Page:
I am not sure if the question suits in this stack board, but I give it a try.

Let's assume there is a country with a population of 327 million people and a surface of 9.6 million km², resulting in 34 inhabitants per km².

Now, let's say we have a fictive war scenario, in which the country loses and has to give up land to the victors. The population sunk to 100 million people and 10 inhabitants per km² (still assuming that surface was given to victors, thus the country now has a smaller surface!!). How would I calculate the new surface with these two (now changed) variables or would I need more data?

My question now is:

Is it still possible to determine the new surface of the country when both population and population density changed?

I tried many ways to accomplish that, but I really have no idea how to approach it. Maybe it's possible with a system of linear equations? I have no idea.

  • $\begingroup$ was americas land area smaller before the europeans discovered it,it is related to the logic of your question. $\endgroup$ – trond hansen Feb 8 '19 at 10:56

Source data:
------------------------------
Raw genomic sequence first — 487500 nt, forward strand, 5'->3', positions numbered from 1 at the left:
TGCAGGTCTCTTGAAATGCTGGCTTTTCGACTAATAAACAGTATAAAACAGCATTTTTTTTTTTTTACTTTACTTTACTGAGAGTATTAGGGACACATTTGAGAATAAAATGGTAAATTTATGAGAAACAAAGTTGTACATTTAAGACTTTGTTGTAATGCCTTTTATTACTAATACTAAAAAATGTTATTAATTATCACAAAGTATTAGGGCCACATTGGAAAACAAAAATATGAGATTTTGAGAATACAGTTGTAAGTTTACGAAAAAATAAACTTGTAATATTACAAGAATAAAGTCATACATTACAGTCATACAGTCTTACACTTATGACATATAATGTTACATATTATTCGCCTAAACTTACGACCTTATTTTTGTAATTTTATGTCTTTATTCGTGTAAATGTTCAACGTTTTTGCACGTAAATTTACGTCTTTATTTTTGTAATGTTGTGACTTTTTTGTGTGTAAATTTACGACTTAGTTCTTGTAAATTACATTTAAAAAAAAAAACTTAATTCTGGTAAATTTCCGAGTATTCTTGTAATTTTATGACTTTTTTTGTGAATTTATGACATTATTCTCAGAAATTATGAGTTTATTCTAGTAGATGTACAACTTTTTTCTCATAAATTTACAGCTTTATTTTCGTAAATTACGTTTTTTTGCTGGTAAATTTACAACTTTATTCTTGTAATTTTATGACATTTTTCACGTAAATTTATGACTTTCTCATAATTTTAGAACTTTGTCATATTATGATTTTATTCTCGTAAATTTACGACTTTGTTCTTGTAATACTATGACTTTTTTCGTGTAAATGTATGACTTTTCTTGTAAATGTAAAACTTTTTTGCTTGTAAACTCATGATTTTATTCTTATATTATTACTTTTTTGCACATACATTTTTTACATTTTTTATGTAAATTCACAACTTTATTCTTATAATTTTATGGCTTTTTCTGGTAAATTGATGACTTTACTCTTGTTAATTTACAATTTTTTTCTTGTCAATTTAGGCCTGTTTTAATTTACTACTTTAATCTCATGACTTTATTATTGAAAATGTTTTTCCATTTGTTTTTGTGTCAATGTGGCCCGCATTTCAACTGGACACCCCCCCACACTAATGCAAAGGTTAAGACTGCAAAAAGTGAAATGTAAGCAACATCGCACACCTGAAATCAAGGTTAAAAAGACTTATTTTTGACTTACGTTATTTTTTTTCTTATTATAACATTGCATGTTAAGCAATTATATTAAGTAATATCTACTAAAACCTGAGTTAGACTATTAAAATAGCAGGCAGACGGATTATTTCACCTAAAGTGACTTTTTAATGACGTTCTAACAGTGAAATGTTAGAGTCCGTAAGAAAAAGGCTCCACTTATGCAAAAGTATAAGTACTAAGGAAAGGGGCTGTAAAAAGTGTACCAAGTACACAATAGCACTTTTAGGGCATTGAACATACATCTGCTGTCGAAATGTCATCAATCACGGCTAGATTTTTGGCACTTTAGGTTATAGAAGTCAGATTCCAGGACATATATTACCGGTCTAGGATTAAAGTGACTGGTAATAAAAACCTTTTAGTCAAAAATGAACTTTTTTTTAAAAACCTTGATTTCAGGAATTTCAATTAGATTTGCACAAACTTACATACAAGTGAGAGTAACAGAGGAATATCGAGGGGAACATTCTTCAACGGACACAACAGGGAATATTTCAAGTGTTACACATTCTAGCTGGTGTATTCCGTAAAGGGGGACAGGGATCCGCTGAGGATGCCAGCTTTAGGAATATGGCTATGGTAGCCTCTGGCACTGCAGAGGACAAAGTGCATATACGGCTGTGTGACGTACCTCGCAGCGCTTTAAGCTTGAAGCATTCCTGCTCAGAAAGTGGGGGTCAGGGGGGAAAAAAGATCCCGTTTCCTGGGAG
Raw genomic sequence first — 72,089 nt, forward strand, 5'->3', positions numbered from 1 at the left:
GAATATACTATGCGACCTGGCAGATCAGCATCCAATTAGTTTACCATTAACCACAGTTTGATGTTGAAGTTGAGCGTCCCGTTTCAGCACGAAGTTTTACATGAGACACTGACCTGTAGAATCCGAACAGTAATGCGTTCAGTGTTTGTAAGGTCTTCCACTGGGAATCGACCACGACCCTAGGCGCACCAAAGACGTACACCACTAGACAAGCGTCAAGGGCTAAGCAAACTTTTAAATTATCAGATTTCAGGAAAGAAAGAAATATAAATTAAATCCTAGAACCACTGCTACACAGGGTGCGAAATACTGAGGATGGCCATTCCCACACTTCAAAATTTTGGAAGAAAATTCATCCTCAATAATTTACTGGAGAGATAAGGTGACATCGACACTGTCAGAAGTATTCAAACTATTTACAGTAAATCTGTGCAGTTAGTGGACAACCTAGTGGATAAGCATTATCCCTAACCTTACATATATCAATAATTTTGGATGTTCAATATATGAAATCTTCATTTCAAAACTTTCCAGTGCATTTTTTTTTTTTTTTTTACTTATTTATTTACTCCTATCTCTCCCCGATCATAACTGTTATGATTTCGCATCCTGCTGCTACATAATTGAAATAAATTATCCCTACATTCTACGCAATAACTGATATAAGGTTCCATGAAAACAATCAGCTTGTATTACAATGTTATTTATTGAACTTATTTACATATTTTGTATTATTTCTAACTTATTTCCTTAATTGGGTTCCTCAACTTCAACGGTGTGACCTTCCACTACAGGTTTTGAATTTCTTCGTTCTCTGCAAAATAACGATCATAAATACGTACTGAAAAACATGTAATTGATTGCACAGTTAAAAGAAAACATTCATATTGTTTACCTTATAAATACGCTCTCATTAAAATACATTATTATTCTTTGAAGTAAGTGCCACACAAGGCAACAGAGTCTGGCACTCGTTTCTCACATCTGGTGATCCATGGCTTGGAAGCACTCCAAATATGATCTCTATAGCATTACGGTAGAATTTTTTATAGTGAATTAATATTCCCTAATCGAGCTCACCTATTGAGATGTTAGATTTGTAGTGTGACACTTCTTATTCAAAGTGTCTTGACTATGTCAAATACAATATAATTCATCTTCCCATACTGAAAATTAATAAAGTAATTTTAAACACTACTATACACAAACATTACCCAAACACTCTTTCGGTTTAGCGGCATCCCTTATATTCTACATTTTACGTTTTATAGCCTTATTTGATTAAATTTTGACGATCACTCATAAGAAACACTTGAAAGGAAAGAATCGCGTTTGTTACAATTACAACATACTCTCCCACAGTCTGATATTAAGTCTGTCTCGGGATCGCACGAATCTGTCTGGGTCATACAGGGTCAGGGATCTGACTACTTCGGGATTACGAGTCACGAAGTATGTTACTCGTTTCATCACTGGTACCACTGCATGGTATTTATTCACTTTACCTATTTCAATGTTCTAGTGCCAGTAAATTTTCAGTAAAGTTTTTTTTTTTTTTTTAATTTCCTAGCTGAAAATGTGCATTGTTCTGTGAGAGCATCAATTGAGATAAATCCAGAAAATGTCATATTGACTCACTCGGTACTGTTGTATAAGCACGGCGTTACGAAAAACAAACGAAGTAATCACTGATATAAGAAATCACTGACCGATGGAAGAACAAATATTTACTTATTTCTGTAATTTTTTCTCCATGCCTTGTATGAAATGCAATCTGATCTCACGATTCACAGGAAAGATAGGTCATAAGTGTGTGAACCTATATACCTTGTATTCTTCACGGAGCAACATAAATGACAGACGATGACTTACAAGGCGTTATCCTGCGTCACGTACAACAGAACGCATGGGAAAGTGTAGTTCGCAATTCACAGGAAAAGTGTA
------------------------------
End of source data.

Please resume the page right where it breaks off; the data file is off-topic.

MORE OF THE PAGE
• $\begingroup$ Sorry but this has noting to with Earth Science. It's an elemental math question. If X/Y=Z, and I know X and Z, can I calculate Y? Of course you can. $\endgroup$ – Jan Doggen Feb 10 '19 at 14:03
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    $\begingroup$ I'm voting to close this question as off-topic because it just a mathematical question that has nothing to do with Earth Science $\endgroup$ – Jan Doggen Feb 11 '19 at 8:51

$\text{Poulation density} = \frac{\text{Population}}{\text{Surface}}$


$\text{Surface} = \frac{\text{Population}}{\text{Poulation density}}$

In your case

$\text{Surface} = \frac{100,000,000\, \text{inhabitants}}{10\, \text{inhabitants}\, \text{km}^{-2}}=10,000,000\, \text{km}^2$

So something doesn't make sense, because those numbers suggests that the surface of the country is now larger than before.

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    $\begingroup$ Oh Camilo, where's your imagination? There could be an off shore volcano creating land. :-). All joking aside, I agree with you, the numbers in the question don't make sense. I think the population densities are wrong. $\endgroup$ – Fred Feb 7 '19 at 8:24

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